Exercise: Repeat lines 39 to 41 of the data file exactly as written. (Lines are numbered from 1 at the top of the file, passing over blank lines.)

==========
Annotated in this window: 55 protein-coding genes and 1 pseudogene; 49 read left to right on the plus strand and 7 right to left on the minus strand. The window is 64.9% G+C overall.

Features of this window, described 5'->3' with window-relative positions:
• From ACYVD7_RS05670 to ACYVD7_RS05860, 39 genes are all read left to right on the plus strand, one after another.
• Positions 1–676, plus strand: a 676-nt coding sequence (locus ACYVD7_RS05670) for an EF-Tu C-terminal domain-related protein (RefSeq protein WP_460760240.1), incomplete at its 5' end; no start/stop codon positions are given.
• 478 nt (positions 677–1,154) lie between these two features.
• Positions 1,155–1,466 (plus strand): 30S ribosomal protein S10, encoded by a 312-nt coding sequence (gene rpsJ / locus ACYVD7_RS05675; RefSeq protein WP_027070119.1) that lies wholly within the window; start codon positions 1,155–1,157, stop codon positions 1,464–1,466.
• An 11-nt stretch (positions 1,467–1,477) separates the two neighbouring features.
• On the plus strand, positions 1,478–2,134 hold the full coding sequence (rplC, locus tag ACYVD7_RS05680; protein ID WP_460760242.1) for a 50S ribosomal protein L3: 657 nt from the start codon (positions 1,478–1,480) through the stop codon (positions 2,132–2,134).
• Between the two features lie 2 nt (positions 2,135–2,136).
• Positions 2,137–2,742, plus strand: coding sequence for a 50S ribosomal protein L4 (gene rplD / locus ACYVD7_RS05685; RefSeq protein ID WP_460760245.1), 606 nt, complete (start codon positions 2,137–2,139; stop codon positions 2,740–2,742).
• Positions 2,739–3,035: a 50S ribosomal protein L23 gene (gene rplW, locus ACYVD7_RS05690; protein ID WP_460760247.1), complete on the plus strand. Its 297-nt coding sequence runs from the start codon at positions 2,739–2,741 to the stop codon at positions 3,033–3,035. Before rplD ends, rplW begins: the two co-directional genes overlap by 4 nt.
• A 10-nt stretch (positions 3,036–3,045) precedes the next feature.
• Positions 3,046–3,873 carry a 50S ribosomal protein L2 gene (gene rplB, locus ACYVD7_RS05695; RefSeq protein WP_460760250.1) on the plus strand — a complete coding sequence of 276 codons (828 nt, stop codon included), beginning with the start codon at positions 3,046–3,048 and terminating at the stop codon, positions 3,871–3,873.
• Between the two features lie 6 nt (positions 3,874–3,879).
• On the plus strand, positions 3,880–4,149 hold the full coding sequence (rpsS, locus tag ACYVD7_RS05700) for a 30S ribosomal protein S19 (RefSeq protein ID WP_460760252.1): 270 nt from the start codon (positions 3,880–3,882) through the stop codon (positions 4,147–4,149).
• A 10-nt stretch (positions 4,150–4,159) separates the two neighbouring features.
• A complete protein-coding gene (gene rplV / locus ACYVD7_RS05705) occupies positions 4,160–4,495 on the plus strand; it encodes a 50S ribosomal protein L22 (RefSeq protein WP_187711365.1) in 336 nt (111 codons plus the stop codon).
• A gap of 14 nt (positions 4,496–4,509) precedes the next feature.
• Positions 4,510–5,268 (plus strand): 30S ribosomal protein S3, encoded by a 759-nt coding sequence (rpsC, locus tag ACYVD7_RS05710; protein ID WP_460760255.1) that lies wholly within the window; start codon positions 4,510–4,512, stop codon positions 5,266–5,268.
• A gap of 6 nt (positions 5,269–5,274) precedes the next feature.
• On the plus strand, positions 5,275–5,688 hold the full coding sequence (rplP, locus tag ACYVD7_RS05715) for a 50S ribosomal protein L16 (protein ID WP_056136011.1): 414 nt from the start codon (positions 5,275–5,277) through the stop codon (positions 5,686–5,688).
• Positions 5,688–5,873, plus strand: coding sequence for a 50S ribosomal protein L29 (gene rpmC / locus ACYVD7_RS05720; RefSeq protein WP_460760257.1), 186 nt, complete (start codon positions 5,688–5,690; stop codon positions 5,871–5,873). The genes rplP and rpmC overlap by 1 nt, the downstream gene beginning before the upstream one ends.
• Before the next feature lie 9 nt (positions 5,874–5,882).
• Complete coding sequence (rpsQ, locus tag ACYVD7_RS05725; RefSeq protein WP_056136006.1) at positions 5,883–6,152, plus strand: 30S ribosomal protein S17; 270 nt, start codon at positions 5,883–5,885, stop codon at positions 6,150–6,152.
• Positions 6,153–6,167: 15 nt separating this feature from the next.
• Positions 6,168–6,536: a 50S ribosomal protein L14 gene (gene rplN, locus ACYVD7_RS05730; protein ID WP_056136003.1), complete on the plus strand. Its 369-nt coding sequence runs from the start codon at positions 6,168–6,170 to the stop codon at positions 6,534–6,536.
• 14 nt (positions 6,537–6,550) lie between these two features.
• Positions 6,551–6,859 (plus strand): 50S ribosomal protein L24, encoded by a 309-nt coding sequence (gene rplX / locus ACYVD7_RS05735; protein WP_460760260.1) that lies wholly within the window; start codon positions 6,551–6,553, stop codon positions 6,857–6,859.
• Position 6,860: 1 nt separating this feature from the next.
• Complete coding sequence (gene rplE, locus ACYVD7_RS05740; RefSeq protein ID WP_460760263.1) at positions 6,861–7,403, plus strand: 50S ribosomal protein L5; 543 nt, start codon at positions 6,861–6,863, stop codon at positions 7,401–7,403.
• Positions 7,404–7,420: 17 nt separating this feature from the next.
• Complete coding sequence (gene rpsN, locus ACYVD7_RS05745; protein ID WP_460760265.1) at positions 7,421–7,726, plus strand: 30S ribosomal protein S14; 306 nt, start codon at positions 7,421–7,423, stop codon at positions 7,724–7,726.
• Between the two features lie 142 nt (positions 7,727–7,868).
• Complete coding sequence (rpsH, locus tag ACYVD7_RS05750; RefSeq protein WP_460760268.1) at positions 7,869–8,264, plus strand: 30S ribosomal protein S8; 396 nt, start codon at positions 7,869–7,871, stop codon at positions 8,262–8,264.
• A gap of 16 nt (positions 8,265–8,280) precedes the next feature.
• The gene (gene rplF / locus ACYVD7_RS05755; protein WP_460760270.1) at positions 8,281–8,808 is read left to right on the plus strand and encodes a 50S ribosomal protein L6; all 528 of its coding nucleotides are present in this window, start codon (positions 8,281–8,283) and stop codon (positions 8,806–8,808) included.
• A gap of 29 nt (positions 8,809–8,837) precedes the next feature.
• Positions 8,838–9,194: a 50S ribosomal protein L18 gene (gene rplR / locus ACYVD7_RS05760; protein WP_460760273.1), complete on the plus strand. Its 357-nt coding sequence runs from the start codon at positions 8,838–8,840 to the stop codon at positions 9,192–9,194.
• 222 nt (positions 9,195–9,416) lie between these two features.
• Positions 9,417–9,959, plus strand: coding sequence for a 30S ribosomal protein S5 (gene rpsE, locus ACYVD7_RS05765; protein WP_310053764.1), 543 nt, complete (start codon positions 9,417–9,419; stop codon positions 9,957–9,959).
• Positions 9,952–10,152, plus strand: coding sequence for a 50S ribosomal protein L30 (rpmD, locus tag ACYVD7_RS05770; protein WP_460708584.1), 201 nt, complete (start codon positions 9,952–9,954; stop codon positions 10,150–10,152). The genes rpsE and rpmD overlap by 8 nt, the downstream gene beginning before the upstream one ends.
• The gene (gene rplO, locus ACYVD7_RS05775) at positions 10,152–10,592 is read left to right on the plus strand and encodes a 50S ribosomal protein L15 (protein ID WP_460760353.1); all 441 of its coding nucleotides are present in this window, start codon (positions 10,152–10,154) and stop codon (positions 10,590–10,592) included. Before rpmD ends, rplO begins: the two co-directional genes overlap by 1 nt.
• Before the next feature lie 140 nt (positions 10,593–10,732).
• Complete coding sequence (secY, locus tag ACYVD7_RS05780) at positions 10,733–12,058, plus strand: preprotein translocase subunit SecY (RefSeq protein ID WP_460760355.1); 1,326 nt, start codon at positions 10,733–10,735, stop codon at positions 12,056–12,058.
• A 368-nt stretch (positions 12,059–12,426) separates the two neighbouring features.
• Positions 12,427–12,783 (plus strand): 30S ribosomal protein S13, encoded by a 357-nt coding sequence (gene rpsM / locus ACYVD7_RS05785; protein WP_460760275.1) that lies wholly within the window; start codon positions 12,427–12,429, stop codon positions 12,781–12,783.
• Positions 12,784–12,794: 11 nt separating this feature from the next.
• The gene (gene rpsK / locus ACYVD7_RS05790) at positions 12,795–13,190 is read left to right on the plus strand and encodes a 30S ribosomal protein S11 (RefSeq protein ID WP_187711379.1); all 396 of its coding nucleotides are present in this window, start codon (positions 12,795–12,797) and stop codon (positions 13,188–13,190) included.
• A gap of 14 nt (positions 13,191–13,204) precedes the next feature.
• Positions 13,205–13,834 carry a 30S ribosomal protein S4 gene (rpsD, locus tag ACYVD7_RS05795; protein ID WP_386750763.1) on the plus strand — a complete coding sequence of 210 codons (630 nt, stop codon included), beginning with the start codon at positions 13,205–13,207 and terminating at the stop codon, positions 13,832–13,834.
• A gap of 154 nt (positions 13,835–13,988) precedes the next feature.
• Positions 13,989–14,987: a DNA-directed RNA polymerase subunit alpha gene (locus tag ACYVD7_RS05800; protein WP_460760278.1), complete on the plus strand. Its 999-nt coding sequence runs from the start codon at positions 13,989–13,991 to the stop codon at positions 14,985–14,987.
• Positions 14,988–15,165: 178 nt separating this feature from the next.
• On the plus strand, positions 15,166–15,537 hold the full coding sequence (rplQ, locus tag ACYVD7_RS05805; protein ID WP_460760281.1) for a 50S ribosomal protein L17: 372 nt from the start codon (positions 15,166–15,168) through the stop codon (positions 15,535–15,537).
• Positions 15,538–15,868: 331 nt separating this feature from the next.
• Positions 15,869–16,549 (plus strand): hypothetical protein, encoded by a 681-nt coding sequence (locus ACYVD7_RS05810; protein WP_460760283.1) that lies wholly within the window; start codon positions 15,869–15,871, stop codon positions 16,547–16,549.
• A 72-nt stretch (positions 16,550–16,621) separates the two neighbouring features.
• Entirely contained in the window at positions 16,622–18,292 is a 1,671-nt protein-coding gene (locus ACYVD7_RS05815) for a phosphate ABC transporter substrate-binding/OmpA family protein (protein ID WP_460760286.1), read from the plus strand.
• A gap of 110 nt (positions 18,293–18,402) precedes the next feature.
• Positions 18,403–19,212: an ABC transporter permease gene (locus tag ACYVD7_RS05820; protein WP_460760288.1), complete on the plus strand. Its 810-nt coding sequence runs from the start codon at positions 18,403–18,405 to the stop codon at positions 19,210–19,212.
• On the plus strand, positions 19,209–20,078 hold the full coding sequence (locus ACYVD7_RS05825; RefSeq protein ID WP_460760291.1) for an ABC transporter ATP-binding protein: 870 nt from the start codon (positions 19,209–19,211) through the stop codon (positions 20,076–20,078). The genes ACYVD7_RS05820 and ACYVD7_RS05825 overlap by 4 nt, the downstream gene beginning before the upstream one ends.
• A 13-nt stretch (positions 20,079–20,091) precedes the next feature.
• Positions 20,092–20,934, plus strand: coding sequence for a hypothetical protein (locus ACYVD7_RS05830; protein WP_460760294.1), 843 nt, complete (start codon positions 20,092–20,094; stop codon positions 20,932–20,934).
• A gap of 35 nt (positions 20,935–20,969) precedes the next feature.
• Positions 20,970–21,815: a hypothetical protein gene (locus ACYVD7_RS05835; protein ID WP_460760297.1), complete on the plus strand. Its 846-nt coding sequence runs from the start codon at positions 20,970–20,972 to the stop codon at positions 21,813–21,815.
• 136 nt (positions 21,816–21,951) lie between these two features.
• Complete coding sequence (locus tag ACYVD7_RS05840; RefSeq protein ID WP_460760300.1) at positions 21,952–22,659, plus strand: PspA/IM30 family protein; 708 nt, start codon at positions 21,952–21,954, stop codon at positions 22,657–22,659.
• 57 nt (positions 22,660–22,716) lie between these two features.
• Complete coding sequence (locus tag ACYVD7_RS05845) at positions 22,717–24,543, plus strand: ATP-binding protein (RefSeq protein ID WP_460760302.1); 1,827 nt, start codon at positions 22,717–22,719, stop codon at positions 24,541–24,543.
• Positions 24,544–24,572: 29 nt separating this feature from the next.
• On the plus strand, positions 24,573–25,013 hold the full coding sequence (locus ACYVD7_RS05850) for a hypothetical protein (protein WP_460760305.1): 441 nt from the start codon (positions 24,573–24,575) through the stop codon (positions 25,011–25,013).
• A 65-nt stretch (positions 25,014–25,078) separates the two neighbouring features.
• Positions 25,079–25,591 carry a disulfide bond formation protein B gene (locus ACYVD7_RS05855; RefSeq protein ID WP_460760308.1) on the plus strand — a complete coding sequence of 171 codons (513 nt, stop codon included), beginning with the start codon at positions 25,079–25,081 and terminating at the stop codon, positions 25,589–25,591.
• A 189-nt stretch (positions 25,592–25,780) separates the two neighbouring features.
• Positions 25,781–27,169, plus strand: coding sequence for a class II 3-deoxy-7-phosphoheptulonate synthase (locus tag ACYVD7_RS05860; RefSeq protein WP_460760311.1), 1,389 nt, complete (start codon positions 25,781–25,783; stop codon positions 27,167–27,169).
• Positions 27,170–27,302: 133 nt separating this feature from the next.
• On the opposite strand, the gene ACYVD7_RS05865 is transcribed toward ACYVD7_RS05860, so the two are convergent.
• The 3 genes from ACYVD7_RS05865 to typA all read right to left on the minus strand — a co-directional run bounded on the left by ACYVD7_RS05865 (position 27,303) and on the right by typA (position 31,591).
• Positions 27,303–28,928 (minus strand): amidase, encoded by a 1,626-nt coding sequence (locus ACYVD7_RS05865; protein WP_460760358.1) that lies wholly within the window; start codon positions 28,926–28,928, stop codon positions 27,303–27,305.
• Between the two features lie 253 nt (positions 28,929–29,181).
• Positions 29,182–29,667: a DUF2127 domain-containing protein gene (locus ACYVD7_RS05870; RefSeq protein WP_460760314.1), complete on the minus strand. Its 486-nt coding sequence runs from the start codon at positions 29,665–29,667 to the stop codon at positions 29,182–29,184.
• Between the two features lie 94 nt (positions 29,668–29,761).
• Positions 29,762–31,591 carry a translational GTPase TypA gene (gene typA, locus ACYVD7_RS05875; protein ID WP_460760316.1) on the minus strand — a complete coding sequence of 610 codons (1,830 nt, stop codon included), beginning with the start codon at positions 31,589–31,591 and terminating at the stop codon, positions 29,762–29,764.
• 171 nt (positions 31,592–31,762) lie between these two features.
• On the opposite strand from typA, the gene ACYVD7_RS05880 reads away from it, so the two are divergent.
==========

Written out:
• 222 nt (positions 9,195–9,416) lie between these two features.
• Positions 9,417–9,959, plus strand: coding sequence for a 30S ribosomal protein S5 (gene rpsE, locus ACYVD7_RS05765; protein WP_310053764.1), 543 nt, complete (start codon positions 9,417–9,419; stop codon positions 9,957–9,959).
• Positions 9,952–10,152, plus strand: coding sequence for a 50S ribosomal protein L30 (rpmD, locus tag ACYVD7_RS05770; protein WP_460708584.1), 201 nt, complete (start codon positions 9,952–9,954; stop codon positions 10,150–10,152). The genes rpsE and rpmD overlap by 8 nt, the downstream gene beginning before the upstream one ends.